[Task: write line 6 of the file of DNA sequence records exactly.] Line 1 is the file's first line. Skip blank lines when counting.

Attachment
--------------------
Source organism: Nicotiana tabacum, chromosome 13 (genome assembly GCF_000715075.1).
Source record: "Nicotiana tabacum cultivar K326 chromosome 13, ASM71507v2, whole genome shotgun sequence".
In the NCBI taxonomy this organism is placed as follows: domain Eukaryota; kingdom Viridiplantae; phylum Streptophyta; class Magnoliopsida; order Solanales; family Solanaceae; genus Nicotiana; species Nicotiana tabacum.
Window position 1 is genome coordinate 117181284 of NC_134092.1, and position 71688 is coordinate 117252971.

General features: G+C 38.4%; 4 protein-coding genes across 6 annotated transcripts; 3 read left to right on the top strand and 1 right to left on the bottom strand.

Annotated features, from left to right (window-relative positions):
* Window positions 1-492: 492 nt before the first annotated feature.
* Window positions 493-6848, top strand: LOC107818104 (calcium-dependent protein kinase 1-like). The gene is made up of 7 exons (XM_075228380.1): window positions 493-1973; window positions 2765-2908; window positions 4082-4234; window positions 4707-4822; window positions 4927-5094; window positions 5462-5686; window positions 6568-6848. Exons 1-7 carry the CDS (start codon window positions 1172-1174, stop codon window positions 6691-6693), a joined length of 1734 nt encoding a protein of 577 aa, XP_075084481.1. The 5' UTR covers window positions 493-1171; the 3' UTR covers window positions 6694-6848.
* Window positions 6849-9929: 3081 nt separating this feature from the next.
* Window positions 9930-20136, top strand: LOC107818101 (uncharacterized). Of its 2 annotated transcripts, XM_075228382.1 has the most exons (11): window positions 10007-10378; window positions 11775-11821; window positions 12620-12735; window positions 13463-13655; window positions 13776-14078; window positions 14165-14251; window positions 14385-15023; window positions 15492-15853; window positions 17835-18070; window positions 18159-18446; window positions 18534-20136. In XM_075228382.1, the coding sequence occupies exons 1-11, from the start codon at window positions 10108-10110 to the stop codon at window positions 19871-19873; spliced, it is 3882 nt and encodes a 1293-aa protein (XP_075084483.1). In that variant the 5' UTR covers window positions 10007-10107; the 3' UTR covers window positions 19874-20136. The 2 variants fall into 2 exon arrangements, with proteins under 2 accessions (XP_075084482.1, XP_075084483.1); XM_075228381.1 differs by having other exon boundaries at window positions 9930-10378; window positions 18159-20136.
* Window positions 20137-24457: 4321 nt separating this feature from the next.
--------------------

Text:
Annotated features, from left to right (window-relative positions):